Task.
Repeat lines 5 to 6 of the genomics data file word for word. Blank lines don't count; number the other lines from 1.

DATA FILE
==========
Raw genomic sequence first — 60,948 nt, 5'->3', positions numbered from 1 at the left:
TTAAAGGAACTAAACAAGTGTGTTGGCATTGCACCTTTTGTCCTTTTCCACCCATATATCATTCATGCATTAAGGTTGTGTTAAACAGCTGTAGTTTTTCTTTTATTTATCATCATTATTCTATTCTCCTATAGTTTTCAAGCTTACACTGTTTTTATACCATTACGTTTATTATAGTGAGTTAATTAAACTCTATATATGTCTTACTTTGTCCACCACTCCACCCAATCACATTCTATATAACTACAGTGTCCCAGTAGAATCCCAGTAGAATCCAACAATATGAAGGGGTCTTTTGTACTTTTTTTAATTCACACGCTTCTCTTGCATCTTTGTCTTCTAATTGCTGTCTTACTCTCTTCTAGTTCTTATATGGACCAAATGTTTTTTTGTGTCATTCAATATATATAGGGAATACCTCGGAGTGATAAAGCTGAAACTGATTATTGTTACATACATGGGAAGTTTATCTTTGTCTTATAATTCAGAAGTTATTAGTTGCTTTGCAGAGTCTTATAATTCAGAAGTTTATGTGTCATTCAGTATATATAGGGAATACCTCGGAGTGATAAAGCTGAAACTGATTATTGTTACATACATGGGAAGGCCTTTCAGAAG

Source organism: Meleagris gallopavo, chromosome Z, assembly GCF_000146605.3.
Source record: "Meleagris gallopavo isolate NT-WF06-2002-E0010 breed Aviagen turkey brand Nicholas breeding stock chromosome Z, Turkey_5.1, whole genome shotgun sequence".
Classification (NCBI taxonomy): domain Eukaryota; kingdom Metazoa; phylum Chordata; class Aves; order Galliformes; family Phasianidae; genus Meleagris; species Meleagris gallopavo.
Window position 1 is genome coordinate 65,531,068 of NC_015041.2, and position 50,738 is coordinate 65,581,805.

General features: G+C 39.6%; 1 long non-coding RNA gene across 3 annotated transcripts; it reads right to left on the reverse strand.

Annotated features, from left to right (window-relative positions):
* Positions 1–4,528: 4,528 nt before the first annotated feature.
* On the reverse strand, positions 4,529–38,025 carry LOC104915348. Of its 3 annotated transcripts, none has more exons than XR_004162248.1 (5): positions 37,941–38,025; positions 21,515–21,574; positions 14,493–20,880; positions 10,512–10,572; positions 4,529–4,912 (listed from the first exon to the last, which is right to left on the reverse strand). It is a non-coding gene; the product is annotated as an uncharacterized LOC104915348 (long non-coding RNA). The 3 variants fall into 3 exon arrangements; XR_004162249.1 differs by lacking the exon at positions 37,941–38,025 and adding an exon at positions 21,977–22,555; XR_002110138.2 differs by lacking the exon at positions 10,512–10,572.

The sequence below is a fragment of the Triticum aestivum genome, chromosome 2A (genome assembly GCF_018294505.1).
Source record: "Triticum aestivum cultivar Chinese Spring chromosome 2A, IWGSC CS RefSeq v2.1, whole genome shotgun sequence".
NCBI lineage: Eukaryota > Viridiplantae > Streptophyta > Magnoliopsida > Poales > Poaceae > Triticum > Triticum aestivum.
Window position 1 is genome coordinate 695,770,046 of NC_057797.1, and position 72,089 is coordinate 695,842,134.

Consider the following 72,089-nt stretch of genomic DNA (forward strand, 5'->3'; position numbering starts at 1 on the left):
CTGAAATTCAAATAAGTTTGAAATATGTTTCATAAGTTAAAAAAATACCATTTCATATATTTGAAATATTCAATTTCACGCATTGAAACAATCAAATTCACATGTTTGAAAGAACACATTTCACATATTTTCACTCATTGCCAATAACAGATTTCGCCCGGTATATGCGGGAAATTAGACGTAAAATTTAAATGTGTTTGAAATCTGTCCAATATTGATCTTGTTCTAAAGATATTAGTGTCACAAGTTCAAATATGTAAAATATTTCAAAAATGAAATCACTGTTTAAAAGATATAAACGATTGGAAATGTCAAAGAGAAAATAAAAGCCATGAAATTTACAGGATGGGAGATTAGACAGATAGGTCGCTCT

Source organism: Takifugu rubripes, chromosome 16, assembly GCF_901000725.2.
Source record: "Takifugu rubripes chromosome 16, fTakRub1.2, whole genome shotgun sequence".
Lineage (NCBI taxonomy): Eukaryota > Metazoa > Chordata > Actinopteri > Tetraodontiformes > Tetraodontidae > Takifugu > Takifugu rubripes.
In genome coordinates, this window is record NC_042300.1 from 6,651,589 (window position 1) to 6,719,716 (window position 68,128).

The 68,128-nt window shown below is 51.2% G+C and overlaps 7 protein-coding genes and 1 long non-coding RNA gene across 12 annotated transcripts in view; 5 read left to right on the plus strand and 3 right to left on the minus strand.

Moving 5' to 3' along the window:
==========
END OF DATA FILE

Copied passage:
Classification (NCBI taxonomy): domain Eukaryota; kingdom Metazoa; phylum Chordata; class Aves; order Galliformes; family Phasianidae; genus Meleagris; species Meleagris gallopavo.
Window position 1 is genome coordinate 65,531,068 of NC_015041.2, and position 50,738 is coordinate 65,581,805.